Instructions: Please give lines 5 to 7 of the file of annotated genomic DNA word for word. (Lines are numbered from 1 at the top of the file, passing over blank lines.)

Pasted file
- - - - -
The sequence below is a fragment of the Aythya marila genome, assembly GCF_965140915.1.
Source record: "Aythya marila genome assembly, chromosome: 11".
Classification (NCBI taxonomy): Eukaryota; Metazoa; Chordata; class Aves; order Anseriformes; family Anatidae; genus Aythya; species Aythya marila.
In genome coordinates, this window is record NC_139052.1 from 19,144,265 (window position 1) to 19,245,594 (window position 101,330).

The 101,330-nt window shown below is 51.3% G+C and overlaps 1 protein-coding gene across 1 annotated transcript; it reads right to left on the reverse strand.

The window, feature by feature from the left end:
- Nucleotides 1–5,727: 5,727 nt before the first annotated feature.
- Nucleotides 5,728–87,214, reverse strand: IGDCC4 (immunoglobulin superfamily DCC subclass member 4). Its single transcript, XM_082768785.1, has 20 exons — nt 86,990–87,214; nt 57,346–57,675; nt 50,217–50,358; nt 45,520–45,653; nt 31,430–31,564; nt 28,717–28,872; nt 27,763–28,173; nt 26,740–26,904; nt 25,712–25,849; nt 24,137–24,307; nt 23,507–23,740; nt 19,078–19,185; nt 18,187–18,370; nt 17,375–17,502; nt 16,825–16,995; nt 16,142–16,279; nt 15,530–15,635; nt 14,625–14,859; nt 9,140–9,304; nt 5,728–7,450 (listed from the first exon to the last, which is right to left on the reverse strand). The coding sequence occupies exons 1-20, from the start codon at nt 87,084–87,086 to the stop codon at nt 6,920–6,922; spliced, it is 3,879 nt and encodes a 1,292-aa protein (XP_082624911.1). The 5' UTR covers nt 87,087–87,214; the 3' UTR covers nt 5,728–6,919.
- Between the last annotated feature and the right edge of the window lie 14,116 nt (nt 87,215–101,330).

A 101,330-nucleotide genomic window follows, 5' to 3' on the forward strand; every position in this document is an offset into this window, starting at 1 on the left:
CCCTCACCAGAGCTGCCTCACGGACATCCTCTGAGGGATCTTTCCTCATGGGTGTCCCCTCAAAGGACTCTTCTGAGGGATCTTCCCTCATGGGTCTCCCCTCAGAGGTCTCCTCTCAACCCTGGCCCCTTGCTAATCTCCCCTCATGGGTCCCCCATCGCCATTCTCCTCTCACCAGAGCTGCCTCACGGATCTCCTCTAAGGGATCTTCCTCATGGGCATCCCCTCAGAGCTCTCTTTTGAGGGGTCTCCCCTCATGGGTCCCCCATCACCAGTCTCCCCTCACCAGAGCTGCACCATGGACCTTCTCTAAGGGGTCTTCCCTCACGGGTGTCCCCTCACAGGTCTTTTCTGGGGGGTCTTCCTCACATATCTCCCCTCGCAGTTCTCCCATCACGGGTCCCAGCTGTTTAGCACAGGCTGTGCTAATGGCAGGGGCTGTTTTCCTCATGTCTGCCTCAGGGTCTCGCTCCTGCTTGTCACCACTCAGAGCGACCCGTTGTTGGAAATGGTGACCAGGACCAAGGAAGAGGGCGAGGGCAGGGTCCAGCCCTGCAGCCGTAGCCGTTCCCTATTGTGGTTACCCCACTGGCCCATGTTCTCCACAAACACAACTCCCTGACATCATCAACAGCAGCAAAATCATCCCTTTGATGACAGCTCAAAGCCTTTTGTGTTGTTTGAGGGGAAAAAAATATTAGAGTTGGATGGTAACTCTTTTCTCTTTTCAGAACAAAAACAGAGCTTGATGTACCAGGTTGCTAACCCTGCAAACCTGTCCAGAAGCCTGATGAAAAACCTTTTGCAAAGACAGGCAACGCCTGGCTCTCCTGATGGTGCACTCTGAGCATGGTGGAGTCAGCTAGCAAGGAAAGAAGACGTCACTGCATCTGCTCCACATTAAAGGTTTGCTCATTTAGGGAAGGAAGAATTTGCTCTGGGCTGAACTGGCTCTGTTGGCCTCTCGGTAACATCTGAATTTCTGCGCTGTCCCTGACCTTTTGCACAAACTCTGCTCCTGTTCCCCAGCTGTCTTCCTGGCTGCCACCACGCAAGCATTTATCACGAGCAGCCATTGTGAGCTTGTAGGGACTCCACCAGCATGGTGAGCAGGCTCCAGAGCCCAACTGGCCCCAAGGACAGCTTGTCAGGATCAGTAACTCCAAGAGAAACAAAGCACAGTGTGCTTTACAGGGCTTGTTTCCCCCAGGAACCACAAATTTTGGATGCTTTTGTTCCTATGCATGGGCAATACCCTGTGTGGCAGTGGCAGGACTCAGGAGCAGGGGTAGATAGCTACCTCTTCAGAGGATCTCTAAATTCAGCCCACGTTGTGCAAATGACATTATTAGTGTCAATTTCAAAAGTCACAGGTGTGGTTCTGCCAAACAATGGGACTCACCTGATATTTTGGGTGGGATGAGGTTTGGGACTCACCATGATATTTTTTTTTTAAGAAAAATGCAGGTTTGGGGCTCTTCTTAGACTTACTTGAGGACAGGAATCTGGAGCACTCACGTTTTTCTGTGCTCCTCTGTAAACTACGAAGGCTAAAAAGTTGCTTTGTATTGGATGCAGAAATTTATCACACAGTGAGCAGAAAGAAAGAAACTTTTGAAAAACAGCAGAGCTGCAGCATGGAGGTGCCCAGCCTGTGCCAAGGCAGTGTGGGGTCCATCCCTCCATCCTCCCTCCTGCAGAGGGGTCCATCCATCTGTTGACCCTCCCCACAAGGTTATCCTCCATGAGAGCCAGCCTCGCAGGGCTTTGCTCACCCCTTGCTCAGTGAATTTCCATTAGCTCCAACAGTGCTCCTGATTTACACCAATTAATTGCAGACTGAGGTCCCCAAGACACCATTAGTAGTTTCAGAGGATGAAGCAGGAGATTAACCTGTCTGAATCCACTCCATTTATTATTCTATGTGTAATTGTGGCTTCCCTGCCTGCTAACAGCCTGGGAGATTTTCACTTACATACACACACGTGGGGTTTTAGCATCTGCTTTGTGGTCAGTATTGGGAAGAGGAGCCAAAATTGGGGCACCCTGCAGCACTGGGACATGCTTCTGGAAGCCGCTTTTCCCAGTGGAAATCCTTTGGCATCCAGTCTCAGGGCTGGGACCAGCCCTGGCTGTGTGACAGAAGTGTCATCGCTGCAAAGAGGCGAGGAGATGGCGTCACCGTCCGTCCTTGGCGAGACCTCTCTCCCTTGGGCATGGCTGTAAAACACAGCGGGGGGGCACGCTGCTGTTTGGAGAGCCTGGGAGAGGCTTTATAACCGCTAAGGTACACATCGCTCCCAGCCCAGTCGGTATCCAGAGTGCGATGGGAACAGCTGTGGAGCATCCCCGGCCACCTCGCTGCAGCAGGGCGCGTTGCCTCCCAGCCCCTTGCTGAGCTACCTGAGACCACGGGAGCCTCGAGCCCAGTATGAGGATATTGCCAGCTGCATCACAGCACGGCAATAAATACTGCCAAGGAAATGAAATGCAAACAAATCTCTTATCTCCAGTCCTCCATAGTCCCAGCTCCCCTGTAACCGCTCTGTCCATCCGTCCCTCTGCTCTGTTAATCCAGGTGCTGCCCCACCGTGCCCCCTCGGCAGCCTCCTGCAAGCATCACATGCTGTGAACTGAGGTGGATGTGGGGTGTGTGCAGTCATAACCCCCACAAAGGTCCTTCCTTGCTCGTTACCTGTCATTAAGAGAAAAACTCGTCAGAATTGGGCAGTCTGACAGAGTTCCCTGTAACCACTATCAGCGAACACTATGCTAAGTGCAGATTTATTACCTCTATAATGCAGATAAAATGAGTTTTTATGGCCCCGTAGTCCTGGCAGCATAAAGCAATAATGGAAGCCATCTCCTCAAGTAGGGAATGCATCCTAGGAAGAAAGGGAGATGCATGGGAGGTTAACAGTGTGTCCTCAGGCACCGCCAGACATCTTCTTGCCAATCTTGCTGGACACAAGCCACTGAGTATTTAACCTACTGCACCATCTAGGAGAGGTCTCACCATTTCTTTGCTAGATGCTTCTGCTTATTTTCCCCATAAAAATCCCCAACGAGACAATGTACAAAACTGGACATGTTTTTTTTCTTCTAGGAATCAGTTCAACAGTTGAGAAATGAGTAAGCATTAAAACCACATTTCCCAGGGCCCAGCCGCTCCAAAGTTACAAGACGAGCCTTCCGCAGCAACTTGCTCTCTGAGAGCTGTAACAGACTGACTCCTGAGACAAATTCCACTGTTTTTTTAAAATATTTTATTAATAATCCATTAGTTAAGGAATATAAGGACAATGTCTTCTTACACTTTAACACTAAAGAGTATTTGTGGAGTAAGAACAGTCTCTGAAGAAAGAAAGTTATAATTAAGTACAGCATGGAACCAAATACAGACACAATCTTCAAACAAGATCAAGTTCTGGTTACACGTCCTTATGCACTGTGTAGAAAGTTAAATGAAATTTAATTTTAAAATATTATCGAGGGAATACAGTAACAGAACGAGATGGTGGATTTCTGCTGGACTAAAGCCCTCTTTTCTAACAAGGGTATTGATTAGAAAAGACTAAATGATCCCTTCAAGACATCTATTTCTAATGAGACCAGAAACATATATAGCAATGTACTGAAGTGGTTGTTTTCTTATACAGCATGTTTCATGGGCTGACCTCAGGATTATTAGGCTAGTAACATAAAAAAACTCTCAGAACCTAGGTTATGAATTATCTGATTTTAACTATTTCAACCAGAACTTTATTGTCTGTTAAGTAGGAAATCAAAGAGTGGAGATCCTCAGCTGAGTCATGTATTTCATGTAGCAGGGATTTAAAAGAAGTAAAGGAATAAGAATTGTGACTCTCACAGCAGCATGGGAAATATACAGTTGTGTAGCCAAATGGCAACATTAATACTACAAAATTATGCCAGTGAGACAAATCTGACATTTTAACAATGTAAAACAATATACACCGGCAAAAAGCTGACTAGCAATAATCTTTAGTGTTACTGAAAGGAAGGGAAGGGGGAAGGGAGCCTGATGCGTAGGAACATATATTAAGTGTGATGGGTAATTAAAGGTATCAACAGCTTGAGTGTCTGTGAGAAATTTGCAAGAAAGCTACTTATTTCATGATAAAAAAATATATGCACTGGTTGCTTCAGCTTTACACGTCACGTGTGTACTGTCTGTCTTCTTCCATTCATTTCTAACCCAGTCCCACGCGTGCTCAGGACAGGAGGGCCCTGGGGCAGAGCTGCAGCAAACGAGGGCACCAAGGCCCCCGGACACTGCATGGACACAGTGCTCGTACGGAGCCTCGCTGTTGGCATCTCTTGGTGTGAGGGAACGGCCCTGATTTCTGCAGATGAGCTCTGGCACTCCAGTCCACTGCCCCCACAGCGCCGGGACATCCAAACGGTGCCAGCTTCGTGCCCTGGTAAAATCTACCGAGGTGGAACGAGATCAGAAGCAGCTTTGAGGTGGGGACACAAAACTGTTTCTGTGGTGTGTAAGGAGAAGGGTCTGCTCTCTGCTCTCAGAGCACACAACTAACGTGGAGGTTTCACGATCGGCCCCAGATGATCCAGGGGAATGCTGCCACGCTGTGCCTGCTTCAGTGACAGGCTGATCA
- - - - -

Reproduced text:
The 101,330-nt window shown below is 51.3% G+C and overlaps 1 protein-coding gene across 1 annotated transcript; it reads right to left on the reverse strand.

The window, feature by feature from the left end:
- Nucleotides 1–5,727: 5,727 nt before the first annotated feature.